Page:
Plant of the Week
November 11, 2006
Late October through early November is the ideal time to plant and establish cyclamen. These plants are so gorgeous that everyone who has grown them in the past greatly enjoys them. “Let’s all get “psycho” about cyclamen.” Cyclamen have a leaf that is as lush as spinach, but that is where the similarity ends. Cyclamen are an all-star winter-blooming plant for the shade. You can’t eat them, but you will admire cyclamen! The blooms come in shades of red, white, pink, or maroon. The flowers stand above the attractive 3-inch heart-shaped leaves on stalks that reach about 1-foot in height. Unless the weather gets extremely cold, cyclamen will bloom every day, all winter, until April. Use cyclamen as specimen plants or massed together as a single color, or in a combination of white and any of the other colors.
Cyclamen are not inexpensive plants. Cyclamen are available in 4-inch containers on up. The larger the plant, of course, the more they cost. Four-inch plants may cost $5. They are very beautiful and worth the investment, but the key to reducing costs are to over-summer a portion of your plants. Cyclamen do not like heat so the task is not always easy.
Some gardeners remove the bulb structure from the garden in late April or early May to store in a paper sack in an air-conditioned room in the house. Try leaving the plants in a container and storing them in the house without watering them. The most effective method so far has been to grow the cyclamen in containers that have been sunk in the flowerbed all winter. In the summer, plant them around caladiums or other shade-loving plants. It also works to store the containerized plants in a shady corner of the yard where they can be watered once every two weeks. Replant the survivors in the flowerbed, and be generous with the time-released fertilizer incorporated in the soil at the time of planting. The new plants you purchase are in full bloom and pumped up with nutrients, so your over-summered plants will require some special attention to catch up.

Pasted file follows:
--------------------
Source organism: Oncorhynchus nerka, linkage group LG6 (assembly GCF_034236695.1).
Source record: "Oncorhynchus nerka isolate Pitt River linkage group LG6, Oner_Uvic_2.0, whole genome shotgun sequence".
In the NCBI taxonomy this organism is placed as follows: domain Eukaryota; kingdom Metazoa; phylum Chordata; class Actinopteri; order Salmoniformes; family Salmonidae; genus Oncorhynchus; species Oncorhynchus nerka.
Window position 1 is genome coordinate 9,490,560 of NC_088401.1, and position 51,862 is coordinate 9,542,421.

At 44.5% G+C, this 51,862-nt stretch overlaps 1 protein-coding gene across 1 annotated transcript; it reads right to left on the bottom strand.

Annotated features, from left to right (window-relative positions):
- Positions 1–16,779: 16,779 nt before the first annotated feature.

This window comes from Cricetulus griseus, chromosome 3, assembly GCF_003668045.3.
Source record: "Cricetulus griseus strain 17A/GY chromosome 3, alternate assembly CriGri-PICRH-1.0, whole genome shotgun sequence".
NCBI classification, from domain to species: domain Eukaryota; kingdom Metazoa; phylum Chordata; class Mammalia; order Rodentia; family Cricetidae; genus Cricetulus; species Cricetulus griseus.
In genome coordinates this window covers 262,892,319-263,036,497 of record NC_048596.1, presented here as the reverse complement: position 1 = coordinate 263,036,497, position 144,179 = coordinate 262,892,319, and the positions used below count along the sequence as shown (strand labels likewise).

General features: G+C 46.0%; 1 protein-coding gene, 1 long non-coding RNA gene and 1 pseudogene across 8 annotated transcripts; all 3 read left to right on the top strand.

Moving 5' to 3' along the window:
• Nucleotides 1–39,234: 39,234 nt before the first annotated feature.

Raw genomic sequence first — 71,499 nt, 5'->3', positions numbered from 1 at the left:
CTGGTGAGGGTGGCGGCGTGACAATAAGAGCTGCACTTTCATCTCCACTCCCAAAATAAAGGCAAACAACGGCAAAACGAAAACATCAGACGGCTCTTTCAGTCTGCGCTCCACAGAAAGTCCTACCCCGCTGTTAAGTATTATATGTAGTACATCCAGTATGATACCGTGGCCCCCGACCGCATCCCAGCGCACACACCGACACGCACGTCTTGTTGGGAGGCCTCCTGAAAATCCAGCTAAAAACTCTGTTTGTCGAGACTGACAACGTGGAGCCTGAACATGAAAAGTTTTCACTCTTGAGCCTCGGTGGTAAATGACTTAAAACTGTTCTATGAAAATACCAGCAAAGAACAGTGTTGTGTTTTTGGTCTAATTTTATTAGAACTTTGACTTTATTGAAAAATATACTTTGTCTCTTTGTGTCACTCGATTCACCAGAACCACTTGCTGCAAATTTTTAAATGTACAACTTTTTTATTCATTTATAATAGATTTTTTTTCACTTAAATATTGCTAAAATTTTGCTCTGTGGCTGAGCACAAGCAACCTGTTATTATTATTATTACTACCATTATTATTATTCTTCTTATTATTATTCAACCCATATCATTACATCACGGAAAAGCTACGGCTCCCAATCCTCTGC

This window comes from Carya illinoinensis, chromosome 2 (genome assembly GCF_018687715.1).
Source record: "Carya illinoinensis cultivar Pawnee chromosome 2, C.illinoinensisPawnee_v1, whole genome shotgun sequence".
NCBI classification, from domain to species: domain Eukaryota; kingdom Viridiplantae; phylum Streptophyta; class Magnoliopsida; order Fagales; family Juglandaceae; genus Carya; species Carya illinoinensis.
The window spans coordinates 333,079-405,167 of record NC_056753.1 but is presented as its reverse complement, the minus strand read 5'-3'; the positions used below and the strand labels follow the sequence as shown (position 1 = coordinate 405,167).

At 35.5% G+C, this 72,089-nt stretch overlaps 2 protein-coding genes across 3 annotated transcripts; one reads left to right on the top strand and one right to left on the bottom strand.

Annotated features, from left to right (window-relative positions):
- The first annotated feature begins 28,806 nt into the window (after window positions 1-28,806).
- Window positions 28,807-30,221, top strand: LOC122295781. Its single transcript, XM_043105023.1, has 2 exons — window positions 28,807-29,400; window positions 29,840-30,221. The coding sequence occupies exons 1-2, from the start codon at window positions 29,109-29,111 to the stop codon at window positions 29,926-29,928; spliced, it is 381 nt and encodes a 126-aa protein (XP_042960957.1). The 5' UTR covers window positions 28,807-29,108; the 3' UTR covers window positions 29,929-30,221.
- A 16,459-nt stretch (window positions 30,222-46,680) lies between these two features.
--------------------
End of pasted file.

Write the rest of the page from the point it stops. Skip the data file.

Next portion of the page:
Many of us have grown cyclamen as a houseplant. Cyclamen will live a number of years and bloom almost continuously if they are: 1) watered faithfully when the soil surface dries to half an inch, 2) fertilized every three or four weeks with soluble fertilizer, and 3) placed in a window with morning sun. In an air-conditioned house, cyclamen are much more tolerant of light than they are outside. In the late fall through early spring, cyclamen do best with dappled sun for a few hours each day.
So what are you waiting for? Get out there and buy some cool weather cyclamen for your landscape and . . .
Remember, Learn and Have Fun!
David Rodriguez is the County Extension Agent-Horticulture for Bexar County. He represents Texas Cooperative Extension with the Texas A&M University System. For any landscape or gardening information, call the Bexar County Master Gardeners Hotline at (210) 467-6575, e-mail questions to firstname.lastname@example.org, or visit our County Extension website at http://bexar-tx.tamu.edu/.
Special Note: Listen to live broadcast of the Home & Garden Show with David Rodriguez & Bill Rohde on WOAI 1200 AM, every Saturday morning between 8:00-11:00 a.m., and call in your gardening questions at (210) 737-1200 or 1-800-383-9624. Check it out!